2.  Battle of Leuctra (371)

a.  They defeat and humiliate Sparta

3.  Battle of Mantinea (362)

a.  Coalition of Greek cities, including Athens

b.  Thebes loses

C.  Exhaustion of Greek States (by 355)

1.  Sparta

a.  Stubbornly refuses to admit loss of prestige but no longer had any influence

2.  Thebes

a.  At war with western neighbors, Phocians, for seizing Delphi and using gold and silver to hire mercenary armies

3.  Athens

a.  Loses its renewed naval position in Aegean by 355

D.  Philip II of Macedonia (382-36)

1.  Identity

a.  Youngest son of Amyntas, king

b.  King of Macedonia

c.  Father of Alexander the Great

2.  Conquers neighbors (359-352)

3.  Battle of Chaeronea (338)

a.  Duel with Athens (352-338)

b.  Demosthenes (384-322) persuades Thebes in 339 to fight Philip

c.  Each side has about 30k men

d.  Allies lose, and Athens prepares for siege

1)  Philip feigns a withdrawal and bounces back on over-pursuing allies

e.  But Philip would not crush seat of Greek culture

4.  League of Corinth (337)

a.  Philip convenes Greek states in Corinth

b.  They agree to attack Persia

5.  Assassination (336)

a.  He marries a young woman after throwing out Olympias, Alex’s mother

1)  Olympias and Alex leave angrily

b.  Philip murdered by dissatisfied noble

c.  Without difficulty Alex ascends throne when he is 20 (336)

XI.  Philosophy in the Fourth Century

A.  Plato (428/7-347)

1.  Life

a.  Born to Ariston and Perictione, wealthy and aristocratic family, either in Athens or in Aegina

b.  Plato’s father dies when P is young and claims descent from last of the lines of kings of Athens, Aristocles, his father

1)  Plato’s mother traces her line back to Solon

c.  Two older brothers (Adeimantus and Glaucon, mentioned in Repub.) and a sister, Potone, mother of Speusippus, who succeeded him in Academy

1)  Half-brother Antiphon from his mother who remarried her uncle, Pyrilampes, an intimate friend and supporter of Pericles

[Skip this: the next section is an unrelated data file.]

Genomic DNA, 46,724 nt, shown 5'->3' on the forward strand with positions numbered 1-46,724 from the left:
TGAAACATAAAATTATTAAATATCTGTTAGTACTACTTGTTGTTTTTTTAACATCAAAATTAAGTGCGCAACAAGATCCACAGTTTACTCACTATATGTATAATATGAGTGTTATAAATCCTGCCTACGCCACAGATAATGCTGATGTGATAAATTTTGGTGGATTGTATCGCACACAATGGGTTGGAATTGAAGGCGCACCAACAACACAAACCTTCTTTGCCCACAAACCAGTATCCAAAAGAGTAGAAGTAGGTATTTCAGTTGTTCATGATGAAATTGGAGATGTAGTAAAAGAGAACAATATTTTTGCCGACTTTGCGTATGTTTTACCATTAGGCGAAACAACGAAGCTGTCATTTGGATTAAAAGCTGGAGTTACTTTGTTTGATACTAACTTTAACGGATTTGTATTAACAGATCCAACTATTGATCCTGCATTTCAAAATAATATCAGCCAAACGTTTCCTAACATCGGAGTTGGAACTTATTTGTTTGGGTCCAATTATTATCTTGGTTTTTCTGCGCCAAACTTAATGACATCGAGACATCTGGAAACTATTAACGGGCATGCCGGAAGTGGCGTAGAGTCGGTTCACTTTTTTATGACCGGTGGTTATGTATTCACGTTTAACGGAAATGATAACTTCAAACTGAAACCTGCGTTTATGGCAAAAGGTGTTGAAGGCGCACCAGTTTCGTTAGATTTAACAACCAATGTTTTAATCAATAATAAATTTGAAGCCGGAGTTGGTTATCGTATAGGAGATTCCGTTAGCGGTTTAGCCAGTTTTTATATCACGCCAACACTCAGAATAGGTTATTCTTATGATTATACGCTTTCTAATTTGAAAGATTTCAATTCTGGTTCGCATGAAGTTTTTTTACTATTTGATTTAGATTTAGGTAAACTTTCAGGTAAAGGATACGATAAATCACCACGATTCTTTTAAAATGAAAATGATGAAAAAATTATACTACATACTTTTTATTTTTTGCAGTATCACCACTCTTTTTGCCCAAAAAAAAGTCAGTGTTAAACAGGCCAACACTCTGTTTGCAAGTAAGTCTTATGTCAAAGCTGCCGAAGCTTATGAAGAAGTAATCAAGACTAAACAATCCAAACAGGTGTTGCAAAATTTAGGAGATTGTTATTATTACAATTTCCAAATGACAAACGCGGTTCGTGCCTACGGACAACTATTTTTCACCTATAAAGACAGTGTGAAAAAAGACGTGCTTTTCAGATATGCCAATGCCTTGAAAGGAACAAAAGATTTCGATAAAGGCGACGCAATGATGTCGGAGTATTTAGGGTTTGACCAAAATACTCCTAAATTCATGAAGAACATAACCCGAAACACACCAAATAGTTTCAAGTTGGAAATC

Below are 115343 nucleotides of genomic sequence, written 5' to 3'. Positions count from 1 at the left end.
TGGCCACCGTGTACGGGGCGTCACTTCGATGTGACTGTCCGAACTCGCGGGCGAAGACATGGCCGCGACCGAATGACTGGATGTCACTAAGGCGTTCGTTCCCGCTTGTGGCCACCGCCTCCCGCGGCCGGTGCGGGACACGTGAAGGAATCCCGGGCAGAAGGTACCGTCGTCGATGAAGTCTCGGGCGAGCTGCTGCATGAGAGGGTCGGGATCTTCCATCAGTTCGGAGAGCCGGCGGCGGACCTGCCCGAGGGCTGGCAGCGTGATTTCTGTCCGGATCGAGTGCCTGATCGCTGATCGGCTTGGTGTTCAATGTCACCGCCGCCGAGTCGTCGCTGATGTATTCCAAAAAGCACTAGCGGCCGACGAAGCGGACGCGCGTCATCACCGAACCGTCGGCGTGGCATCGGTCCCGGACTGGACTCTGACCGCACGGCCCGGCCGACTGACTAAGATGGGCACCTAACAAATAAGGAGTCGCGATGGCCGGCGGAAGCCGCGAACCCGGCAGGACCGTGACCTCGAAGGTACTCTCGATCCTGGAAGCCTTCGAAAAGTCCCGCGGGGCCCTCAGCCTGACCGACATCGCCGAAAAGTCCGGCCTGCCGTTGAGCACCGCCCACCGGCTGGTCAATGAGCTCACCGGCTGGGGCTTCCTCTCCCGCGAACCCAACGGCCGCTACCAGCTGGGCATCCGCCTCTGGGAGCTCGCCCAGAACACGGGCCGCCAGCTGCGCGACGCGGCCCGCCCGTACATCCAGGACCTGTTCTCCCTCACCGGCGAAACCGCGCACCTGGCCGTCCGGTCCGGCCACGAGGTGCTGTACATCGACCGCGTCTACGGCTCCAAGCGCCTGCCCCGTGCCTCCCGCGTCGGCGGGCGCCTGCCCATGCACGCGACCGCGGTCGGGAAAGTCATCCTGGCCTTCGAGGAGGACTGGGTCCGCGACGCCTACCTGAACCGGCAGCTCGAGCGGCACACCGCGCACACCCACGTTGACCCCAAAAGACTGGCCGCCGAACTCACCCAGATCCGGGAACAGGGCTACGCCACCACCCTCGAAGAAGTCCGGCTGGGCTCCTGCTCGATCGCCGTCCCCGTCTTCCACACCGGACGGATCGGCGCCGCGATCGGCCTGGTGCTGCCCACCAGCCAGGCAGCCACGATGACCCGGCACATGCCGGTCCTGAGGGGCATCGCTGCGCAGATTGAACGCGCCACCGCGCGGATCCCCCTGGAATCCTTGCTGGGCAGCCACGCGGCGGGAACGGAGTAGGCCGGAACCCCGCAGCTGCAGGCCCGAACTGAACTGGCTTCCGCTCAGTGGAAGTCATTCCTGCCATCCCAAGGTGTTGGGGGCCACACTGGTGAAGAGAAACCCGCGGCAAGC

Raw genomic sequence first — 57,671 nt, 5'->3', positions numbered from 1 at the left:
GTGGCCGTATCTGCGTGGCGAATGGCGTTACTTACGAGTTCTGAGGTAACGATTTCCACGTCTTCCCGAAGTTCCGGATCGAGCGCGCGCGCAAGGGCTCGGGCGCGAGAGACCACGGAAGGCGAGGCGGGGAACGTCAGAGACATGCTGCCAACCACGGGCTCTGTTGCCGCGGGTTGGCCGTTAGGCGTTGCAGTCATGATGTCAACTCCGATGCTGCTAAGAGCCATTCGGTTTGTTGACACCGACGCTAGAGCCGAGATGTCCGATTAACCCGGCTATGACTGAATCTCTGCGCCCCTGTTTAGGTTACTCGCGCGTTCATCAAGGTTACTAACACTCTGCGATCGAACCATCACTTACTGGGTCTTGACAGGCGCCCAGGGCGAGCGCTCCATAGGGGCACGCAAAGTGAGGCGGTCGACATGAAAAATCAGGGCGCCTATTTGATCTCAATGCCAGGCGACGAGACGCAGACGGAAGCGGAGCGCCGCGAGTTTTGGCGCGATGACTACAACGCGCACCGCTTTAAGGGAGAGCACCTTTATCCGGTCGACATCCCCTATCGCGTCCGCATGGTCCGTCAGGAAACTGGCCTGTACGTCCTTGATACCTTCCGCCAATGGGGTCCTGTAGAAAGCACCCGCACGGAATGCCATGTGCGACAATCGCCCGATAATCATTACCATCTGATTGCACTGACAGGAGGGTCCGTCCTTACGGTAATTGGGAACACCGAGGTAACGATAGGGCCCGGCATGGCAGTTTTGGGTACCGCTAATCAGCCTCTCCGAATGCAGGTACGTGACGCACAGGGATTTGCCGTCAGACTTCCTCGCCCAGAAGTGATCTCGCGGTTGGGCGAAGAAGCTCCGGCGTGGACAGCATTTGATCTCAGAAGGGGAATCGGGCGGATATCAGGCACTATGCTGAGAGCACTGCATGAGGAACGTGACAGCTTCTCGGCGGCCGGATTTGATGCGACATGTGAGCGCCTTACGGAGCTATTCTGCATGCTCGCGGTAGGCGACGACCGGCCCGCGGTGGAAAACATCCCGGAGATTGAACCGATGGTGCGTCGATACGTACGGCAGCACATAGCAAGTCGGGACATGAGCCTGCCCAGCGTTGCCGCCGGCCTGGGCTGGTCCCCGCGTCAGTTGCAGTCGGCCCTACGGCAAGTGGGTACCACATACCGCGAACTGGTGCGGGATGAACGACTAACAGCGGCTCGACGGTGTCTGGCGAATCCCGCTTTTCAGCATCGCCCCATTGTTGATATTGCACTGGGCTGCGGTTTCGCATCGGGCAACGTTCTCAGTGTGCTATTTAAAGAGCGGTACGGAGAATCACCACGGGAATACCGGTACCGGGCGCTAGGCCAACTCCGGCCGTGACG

2)  Mentioned in Parmenides, who spent his time with horses

d.  Plato was instructed by eminent teachers in grammar, music, and gymnastics

1)  Reportedly distinguishes himself in athletics in Isthmian games

2)  Serves in cavalry

e.  At about twenty years old he spends eight years with Socrates

f.  Shortly after Soc’s death he travels to Megara to the house of Euclid, founder of Megarian school of philosophy

g.  Then he travels to Egypt and returns to Athens in 395

h.  He buys a piece of land just beyond the city limits

i.  In his earlier years he hoped of entering politics, but the Thirty Tyrants (404) and death of Soc. (399) aborted that goal

j.  In 387 he travels to Syracuse to visit philosophers

1)  He is treated as a prisoner of war and sold into slavery(?)

2)  Shortly thereafter, ransomed by a friend, Anniceris, the Cyrenean

k.  In 387 he founds the Academy as a religious corporation

1)  Formed for the worship of the Muses and Apollo

2)  Members ate meals and shared expenses

3)  Training in dialectic method

4)  Curriculum was math (including harmonics and astronomy), political theory, natural science, and biology

5)  Plato delivers lectures to students and to a wider audience

6)  As often as possible he teaches using Socratic method

l.  In 367 and 361 he ventures to Syracuse to instruct rulers how to be philosopher-kings

1)  Dismal failures

m.  Plato returns to Athens for good in 361

n.  He teaches in the Academy until his death in 347

2.  World of Ideas/Forms

a.  Ideal world

1)  Perfect, beautiful, immutable, eternal, wanting nothing

2)  Being is complete

b.  Physical world is a copy or replica of the eternal world of reality, dependent and limited to space and time

3.  Dialectic

a.  Technique of discourse, dialogue, conversation, connotes debate: